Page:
Buffalo Sabres: Sellers
For the last decade, the Sabres have been sellers at the deadline, and that’ll be no different this year.
Admittedly, the team doesn’t have a hot commodity of wanted players, but there’s some depth options in Mark Pysyk, Colin Miller, Robert Hagg, and Cody Eakin that’ll get some looks.
The Sabres are another team I could see taking on salary at the deadline to help facilitate trades in order to get draft stock back.
Calgary Flames: Buyers
Brad Treliving hasn’t been known to make big splashes throughout his career in Calgary, but that trade to acquire Tyler Toffoli has suddenly given the fanbase some hope.
The Flames are still looking to add to their offensive depth, and are also in the market for a top-four defenseman, according to reports. I think they’re going to do their best to land both needs, but it’ll be hard to do so without a first-round pick in this years draft class.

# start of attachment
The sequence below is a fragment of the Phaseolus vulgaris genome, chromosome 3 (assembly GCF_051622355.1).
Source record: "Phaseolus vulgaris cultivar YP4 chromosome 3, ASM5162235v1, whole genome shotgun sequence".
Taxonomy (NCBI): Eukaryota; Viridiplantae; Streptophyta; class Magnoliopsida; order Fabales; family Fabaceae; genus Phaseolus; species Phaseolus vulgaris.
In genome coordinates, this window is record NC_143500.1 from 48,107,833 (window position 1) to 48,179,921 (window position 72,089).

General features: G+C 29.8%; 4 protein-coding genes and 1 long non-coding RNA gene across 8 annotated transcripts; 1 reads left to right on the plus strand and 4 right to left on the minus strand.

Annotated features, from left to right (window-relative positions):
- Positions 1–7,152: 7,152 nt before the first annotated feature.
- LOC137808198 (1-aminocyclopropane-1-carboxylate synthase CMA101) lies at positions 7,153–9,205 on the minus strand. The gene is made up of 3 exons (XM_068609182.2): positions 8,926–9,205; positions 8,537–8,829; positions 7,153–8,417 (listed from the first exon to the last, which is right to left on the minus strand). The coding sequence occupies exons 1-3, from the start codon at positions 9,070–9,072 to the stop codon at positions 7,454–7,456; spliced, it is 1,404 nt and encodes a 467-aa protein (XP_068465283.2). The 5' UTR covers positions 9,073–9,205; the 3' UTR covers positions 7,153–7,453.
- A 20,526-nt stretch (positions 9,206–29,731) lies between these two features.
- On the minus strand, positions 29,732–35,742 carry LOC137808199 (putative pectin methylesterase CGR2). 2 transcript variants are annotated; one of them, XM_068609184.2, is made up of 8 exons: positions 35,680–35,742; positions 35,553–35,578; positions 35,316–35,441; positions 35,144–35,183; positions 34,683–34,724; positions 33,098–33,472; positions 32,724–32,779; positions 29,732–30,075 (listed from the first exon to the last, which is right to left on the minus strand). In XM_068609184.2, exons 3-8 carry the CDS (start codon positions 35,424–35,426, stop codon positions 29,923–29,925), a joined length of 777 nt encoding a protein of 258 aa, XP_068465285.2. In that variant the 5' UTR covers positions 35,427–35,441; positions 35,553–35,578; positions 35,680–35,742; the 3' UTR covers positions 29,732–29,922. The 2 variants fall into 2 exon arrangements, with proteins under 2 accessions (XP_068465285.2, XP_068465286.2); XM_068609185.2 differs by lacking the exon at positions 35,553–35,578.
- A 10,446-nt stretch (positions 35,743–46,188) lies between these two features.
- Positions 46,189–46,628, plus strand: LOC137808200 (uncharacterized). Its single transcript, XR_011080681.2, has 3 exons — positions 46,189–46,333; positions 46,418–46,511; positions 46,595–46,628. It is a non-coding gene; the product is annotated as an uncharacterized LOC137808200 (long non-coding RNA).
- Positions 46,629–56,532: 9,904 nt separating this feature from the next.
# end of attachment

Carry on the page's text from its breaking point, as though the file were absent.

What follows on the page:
Nonetheless, expect the Flames to be active buyers.
Carolina Hurricanes: Buyers
There’s been many reports saying that the Hurricanes are willing to look at any trade options to acquire at the deadline, so I expect them to be heavily active buyers as well.
Thanks to their elite scouting, they’ve got a plethora of prospect options to use as trade bait at the deadline to make up for their lack of a 2022 first-round pick. I don’t think they’ll be shy with moving their 2023 pick either.
The Hurricanes, like the Flames, will be active in the forward and defensemen market, and they’ll have the advantage of actually attracting players to their market because it isn’t in Canada.
Chicago Blackhawks: Sellers
The Blackhawks came into this season with a plan: make the playoffs.
That didn’t happen. In fact, they’re so far below .500 that playoffs are virtually impossible at this point, even as a second wild card spot. So now, they move to being sellers.
The Blackhawks have some trade chips to work with in Marc-Andre Fleury, Dominik Kubalik, Calvin de Haan, and Kevin Lankinen, which gives them the opportunity to stockpile picks and prospects, which they’ll desperately need.